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The TOTEM Poll: Totally Off Topic, Everything Media
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Old May 9th, 2005, 04:37 AM   #1
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$7000?

Hi all, A lot of people in discussing indie movie budgets refer to movies who's budgets were $7000, $1000, or even $216, that they saw in their local cinema. This is my follow up from a thread that was wandering off topic elsewhere, but I thought was worth continuing

Primer is one of those breakout movie lottery winners, word on it is it's very good. However the "$7000 budget tag" is a little misleading. It's like how Tarnation is always attributed a budget of $216. Those figures actually refer to how much is cost to get an edit, and probably one without a sound mix, broadcast online edit, Telecine colour correction, even an output to a broadcast format, let alone a blow up to film and music clearances (which for Tarnation's case cost around $200,000 alone.)

Basically there were two break out films like this last year: Tarnation, and Primer, the year before it was Open Water.

What the distributors saw of movies like Tarnation, Primer and El Mariachi for that matter were essentially just high quality offline dubs. Nowadays it's possible to get a offline to look and much better that in the old linear tape days. When Rodriguez was trying to sell Mariachi to Mexican Video Distributors his copy looked so bad he couldn't even sell it for a profit, as he was selling an offline dub (that cost $7000 to produce, and LOOKED it) as the final master. The people at Columbia saw through the poor quality of the tape and knew they could go back to the original footage to get a decentish copy out of it.

Take mixing sound for example, while even a modest desktop can run software for a reasonable price (ie in the thousands of dollars) that would equal the best movie mixing equipment of ten years ago, that's not going to make up for the lack of a proper, sound proofed, reflection free mixing studio with top flight studio monitors, bass traps and a dubbing mixer who knows how to mix for cinema, TV and other distribution formats.

So, while yes it's possible to shoot edit and record a project for $7000 I wouldn't say it's possible to finish and distribute it for that much. This goes for 16mm, DV HDV or DVCproHD.

Ironically, there was a time when Indie filmmakers would inflate their budgets, listing in-kind donations as real financial contributions, in order to make their film more valuable. It seems that these days many indie filmmakers are less savvy business people, but cannier at publicity/marketing.
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Last edited by Dylan Pank; May 9th, 2005 at 04:48 AM. Reason: put in the links
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Old May 9th, 2005, 07:48 AM   #2
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Yeah, I'll agree the sub-$10,000 movie comes with a lot of caveats. For one thing, I've also read that while a distributer may be willing to pay for the post costs, it's not like your getting it for free. Guess where that money comes from -- your end. It's something to keep in mind when your negotiating with the distributer. Still, relatively few people can find enough investors to give them $200,000 up front, and even fewer can front it themselves. So I think putting your dreams on finding someone else to do the heavy lifting once you can show them the potential of your project is still a valid strategy. In fact, it makes way more sense than trying to find a way to pay for it yourself in the first place. Blowing $10,000 on a dream that doesn't go anywhere is a bummer, but if you're smart (don't use credit cards!) it won't cripple you financially. Blowing $200,000 of your friend's money or mortgaging your house on a movie that doesn't take off would just plain suck, and could seriously wreck your life.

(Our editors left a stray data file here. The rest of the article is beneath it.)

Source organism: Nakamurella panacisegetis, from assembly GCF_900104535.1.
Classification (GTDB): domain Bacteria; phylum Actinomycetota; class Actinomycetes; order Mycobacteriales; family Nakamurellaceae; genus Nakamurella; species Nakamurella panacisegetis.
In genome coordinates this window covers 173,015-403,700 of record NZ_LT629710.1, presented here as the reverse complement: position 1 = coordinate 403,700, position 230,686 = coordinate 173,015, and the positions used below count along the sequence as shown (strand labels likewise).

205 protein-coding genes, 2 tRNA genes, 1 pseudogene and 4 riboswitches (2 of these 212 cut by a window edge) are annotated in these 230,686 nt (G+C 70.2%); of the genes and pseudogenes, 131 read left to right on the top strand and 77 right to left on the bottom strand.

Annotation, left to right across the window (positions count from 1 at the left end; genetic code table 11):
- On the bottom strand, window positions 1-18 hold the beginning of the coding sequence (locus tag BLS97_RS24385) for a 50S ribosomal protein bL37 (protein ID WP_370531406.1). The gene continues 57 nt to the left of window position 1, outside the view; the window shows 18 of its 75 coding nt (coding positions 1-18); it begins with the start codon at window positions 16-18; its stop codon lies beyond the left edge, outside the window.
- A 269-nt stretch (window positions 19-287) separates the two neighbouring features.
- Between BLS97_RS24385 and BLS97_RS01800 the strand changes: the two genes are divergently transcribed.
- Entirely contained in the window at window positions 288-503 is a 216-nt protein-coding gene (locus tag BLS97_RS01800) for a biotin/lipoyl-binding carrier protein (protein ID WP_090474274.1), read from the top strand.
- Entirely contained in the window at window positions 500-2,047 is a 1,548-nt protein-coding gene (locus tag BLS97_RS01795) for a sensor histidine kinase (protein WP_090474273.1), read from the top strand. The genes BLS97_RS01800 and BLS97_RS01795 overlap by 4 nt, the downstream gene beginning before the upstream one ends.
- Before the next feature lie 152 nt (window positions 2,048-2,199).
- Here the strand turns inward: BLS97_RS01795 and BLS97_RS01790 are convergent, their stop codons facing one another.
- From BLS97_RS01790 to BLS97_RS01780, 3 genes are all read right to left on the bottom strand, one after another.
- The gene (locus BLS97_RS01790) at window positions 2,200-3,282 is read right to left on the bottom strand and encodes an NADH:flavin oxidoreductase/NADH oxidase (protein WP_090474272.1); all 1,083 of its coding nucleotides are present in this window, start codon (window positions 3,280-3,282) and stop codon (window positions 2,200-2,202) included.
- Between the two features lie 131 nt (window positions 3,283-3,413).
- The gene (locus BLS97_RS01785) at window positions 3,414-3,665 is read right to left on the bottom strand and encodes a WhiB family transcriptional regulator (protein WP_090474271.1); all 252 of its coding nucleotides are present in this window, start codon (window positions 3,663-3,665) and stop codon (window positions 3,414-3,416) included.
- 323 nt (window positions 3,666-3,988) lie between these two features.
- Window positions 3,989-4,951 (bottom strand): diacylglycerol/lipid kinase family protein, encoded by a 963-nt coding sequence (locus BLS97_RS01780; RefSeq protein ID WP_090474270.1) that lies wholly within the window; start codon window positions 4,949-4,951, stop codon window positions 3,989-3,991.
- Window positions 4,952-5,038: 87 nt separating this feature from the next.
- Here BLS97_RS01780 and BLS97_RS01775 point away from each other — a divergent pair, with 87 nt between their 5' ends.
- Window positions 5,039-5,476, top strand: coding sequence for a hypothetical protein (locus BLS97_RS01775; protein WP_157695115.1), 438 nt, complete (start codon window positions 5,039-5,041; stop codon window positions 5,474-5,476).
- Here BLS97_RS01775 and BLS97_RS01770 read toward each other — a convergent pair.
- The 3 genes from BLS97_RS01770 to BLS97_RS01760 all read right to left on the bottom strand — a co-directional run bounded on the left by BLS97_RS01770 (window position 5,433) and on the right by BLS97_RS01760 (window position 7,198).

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Old May 9th, 2005, 08:33 AM   #3
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Dylan,

Following you over to this thread for an answer from the "HD/16mm" thread.

I am completely aware of the caveats that go with the sub-10 grand labels. In my earlier postings on the other thread, and elsewhere on the board, I have often posted on how important it its to take these lowball figures with a grain of salt, and how conviniently they leave out the deffered costs... etc. I've even been accused of being 'negative' and a 'downer' for pointing out the falacies in such budget hypes.

So yeah, I'm with you on that. My point of posting, was to show how you could LEVERAGE your up front costs and STILL shoot film... that it's not necessarily out of the question for those considering the HD vs the 16mm question. All of the leveraging that was done to get the initial cut on film... the defferments, the borrowing, the IOU's, the favor swapping, the ebay deal making... all of the stuff that normally needs to be done to get a small budget deal done... can be done with film. Too many people hop over to Kodak's web site and look at the retail price for a can of film, and then look at the lab quote for straight process and transfer, and figure those are hard numbers. In my experience... they're not. It takes a LOT of 'hustle' but you can get deals. From Kodak, from labs, from other films unloading unused stock... it just takes a lot of hustle... but that's true no matter what format you are shooting.